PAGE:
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Trends in Joining of Aerospace Materials

Prof. Amitava De
Department of Mechanical Engineering
Indian Institute of Technology Bombay, Mumbai, INDIA

Fourth Indo-American Frontiers of Engineering Symposium


Lockheed Martin Center for Leadership Excellence
Bethesda, Maryland, USA
March 1-3, 2012
Outline of Presentation

Why joining / welding ?


What drives the selection of aerospace materials ?
Why joining is difficult in aerospace materials ?
What are the emerging joining technologies ?
What appears to be the roadmap?
Science and
Infrastructure
Engineering
IUSSTF

Intelligent Advanced
Transportation Materials

“Today, we can join/weld anything but a broken heart”


How Many Great Engineering Achievements of the
20th Century required Welding / Joining ?
1. Electrification 11. Highways
2. Automobile 12. Spacecraft
3. Airplane 13. Internet
4. Water Supply and 14. Imaging
Distribution
15. Household Appliances
5. Electronics
16. Health Technologies
6. Radio and Television
17. Petroleum and
7. Agricultural Mechanization Petrochemical Technologies
8. Computers 18. Laser and Fiber Optics
9. Telephone 19. Nuclear Technologies
10 Air Conditioning 20. High-performance Materials
and Refrigeration

Welding is indeed important for the Scientists and Engineers.


Better Understanding of Welding Science and
Technology is key to National Growth.

Critical enabling technologies in US manufacturing,


construction and mining industries have resulted revenues of
$3.1 trillion in FY2000 or 33% of US GDP.
Welding related expenditures were more than $34.1 billion
in FY2000 in the US.
American Welding Science (AWS) meetings are attended by
>50,000 delegates and majority of them are high school,
undergraduate and postgraduate students.
Weld Defects => Catastrophic Failure => loss of property
and human life.

Ref.: American Welding Society (AWS)


Challenges for Aerospace Materials
Needs to be Larger

Airbus A380 > 850 seats Boeing 787 > 15000 km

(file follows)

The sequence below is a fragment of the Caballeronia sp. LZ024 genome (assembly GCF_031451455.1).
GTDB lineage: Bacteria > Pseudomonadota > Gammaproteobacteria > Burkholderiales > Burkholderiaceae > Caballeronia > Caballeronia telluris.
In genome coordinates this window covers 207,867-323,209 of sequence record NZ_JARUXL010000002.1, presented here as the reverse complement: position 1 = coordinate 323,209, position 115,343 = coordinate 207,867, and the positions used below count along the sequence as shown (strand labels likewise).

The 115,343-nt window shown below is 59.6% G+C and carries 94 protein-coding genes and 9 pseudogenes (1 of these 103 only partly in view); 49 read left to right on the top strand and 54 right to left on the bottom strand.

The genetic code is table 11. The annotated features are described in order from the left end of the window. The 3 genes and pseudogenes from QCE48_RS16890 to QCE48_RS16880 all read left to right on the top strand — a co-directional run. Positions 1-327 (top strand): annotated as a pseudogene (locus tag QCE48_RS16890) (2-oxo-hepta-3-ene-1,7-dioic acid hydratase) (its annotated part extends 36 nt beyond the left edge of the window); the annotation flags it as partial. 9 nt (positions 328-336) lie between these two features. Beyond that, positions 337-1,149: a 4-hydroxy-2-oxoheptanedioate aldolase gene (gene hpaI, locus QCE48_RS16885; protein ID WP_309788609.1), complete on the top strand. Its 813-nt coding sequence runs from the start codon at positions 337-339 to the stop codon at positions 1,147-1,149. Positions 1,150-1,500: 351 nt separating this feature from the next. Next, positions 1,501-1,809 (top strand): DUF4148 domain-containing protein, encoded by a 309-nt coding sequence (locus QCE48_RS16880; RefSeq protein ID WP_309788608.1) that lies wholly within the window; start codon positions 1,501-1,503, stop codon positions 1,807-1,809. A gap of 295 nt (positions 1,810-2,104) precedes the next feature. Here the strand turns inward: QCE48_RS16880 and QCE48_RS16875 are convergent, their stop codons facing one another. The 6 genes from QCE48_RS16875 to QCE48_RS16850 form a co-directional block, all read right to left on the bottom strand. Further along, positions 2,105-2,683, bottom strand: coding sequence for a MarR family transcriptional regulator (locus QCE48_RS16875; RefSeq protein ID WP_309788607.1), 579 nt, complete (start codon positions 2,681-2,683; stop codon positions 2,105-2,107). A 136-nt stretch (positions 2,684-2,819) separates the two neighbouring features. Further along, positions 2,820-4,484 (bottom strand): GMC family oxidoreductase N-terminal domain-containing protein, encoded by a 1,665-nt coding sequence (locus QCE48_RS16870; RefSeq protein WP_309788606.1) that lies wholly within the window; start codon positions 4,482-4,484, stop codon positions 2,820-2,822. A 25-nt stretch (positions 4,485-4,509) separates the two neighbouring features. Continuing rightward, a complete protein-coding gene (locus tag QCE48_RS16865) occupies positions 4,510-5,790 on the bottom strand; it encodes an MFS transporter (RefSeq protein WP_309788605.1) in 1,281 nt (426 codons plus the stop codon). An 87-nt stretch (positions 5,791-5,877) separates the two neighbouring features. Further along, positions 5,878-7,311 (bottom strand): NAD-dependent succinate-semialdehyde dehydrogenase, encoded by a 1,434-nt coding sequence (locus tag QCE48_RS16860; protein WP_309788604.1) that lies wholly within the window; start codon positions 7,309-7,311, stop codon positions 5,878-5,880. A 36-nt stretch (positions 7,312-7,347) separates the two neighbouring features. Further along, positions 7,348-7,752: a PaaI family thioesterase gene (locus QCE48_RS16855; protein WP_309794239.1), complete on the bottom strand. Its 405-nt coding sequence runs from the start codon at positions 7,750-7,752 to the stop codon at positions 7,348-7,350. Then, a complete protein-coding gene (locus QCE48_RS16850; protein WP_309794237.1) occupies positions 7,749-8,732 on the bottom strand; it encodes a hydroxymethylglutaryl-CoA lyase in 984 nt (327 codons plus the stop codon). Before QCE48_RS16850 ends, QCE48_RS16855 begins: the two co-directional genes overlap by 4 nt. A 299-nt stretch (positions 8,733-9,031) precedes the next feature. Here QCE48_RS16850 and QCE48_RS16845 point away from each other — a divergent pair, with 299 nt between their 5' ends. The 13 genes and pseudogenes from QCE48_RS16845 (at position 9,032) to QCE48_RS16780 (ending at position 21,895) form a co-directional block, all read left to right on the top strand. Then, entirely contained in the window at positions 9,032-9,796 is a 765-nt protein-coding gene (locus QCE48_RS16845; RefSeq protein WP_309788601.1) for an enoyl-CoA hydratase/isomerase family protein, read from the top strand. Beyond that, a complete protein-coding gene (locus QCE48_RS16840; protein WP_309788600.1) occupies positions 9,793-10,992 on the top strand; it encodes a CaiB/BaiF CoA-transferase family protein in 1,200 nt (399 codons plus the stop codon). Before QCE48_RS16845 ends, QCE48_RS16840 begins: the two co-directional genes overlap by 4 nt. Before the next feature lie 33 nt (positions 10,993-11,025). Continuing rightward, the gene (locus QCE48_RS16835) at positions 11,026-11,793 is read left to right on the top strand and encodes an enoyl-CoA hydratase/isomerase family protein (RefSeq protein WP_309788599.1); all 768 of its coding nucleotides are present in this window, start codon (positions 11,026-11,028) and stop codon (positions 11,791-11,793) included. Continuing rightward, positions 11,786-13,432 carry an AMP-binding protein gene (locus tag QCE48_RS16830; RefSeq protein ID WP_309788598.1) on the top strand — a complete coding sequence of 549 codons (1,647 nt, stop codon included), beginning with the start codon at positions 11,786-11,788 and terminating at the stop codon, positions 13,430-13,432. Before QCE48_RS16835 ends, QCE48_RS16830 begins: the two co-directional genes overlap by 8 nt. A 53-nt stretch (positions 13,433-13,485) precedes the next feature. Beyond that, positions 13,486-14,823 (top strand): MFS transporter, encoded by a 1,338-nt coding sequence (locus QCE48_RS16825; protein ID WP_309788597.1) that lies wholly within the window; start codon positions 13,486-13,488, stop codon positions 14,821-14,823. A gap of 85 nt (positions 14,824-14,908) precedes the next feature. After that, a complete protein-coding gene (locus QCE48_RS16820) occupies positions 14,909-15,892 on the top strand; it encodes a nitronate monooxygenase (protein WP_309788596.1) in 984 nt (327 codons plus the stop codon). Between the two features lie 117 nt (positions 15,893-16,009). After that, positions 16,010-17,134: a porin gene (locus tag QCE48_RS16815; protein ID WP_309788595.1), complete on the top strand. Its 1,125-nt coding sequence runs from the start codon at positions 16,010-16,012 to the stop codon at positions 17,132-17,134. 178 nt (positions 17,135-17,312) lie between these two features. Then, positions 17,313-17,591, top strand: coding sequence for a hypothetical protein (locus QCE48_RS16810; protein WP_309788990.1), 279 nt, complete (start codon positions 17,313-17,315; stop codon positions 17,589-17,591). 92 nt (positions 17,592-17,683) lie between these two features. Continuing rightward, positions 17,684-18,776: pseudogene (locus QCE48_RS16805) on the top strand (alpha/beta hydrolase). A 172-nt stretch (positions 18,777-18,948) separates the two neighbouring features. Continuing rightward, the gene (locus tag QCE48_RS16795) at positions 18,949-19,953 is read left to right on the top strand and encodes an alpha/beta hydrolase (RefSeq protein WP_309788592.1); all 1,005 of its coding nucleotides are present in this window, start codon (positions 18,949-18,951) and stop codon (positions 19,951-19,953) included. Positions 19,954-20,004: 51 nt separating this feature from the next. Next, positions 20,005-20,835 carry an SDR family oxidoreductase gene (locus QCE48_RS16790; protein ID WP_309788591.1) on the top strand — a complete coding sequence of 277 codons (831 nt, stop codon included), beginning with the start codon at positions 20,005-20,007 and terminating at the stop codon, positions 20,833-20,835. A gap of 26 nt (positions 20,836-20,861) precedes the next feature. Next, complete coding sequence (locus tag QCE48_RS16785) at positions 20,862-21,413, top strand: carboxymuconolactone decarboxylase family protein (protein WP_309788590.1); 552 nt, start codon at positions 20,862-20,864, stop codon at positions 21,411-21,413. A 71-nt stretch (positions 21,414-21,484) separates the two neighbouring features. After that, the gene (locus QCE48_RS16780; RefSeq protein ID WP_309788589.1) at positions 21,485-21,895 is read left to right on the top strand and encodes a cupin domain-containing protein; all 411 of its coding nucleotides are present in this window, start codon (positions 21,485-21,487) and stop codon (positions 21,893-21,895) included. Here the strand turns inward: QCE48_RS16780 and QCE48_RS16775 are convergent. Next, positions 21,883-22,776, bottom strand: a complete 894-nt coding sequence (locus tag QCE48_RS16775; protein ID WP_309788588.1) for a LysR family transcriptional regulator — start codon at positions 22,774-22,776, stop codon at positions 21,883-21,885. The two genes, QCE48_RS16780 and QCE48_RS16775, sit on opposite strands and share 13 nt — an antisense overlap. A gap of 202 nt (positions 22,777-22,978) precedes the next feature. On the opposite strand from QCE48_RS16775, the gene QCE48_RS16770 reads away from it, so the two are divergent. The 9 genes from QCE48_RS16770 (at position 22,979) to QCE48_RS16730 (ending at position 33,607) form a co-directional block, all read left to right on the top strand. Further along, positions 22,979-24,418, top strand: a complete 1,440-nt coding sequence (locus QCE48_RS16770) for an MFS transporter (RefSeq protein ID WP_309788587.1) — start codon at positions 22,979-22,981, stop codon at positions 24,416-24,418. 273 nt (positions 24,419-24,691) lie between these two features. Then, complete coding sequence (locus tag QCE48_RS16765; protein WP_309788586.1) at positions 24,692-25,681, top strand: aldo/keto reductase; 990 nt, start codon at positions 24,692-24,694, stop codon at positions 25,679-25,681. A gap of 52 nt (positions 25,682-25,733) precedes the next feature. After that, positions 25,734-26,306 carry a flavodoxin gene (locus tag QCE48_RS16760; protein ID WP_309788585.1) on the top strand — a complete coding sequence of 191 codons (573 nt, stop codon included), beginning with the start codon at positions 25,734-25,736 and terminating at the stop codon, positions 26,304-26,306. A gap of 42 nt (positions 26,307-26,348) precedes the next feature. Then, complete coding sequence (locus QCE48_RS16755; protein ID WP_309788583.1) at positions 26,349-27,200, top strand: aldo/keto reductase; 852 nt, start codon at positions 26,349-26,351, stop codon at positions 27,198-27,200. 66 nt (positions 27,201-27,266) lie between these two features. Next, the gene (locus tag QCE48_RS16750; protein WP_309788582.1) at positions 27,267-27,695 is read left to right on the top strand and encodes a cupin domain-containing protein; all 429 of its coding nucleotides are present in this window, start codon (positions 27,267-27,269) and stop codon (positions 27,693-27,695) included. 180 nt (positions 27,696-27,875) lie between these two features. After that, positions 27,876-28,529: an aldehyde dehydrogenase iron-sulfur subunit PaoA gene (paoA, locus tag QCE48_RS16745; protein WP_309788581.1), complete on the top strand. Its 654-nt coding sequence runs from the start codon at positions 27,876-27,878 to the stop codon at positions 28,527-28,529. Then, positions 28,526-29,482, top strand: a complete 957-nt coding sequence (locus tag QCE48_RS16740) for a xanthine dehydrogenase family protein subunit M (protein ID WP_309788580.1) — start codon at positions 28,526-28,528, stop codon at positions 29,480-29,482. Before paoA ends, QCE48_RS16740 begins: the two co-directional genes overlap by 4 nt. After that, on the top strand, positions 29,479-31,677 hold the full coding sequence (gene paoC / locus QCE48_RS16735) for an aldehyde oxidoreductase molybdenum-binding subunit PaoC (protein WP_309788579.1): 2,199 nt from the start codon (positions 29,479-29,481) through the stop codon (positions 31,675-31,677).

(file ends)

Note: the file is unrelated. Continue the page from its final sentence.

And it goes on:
Requires to be Lighter
A Designer’s Approach to Choose Materials
for Aerospace Parts/Components

Wing Span

Needs larger stiffness, E

Requires greater strength, y

Needs higher toughness, K1C

Needs to be lighter,
Dominant Aerospace Materials

Nearly 70% of modern civilian aircraft structures is of


aluminium alloys followed by titanium due to excellent
strength to weight ratio and corrosion resistance.
Dominant Aerospace Materials

Ref.: Willams H et al., Acta Materilia, 2003, 51, 5775 - 5799.


Conventional Joining Technology – Arc Welding

Different variants of electric


arc welding facilitate more
than 70% of the demand from
the fabrication industries.

Out of several arc welding


processes, gas tungsten arc
welding (GTAW) process is
used in aerospace as GTAW is
suitable for aluminium alloys,
can provide clean weld, and
good weld aspect ratio
(penetration to width).
Weld Pool in Fusion Arc Welding

Typical Weld Pools undergo


strong convective current,
high peak temperature and
rapid thermal gradient.

width
The molten weld pool usually
exhibits large width, small
aspect ratio (penetration depth penetration
to width), and large heat
affected zone.
Ref.: http://www2.matse.psu.edu/modeling/
Welding with High Intensity Beam
Welds made with high intensity
beams are characterized with
exceptionally high rate of
solidification and cooling.

Ref.: http://www2.matse.psu.edu/modeling/
Porosity in Aluminum Welds is the Major Challenge

Aluminum exhibits 20%


greater solubility of H2 in
liquid state leading to gas
entrapment and porosity
in solidified weld.
High Distortion and Cracks are other Problems

high coefficient of thermal expansion and volume


shrinkage during solidification result in severely distorted
weld joints or cracks during solidification.
Welding of Titanium Alloys is also challenging

Titanium starts reacting with O2, N2 and H2 above


260 C. The molten weld pool must be protected from
atmospheric contamination till it cools below 470 C.

Welds contaminated
with O2 are very
brittle and hard.
Usually, welding is
carried out inside a
chamber.
Friction Stir Welding – A Solid State Joining

Weld Joint Profile

Typical Tool
Profiles
Many Problems of Fusion Welding are avoidable

Since workpiece does not melt,


problems such as porosity,
solidification cracks and thermal
distortion are non-existent.

The harder the workpiece


material, the stronger has
to be the tool material.
Fundamental Understanding of FSW Process !!

Since the weld zone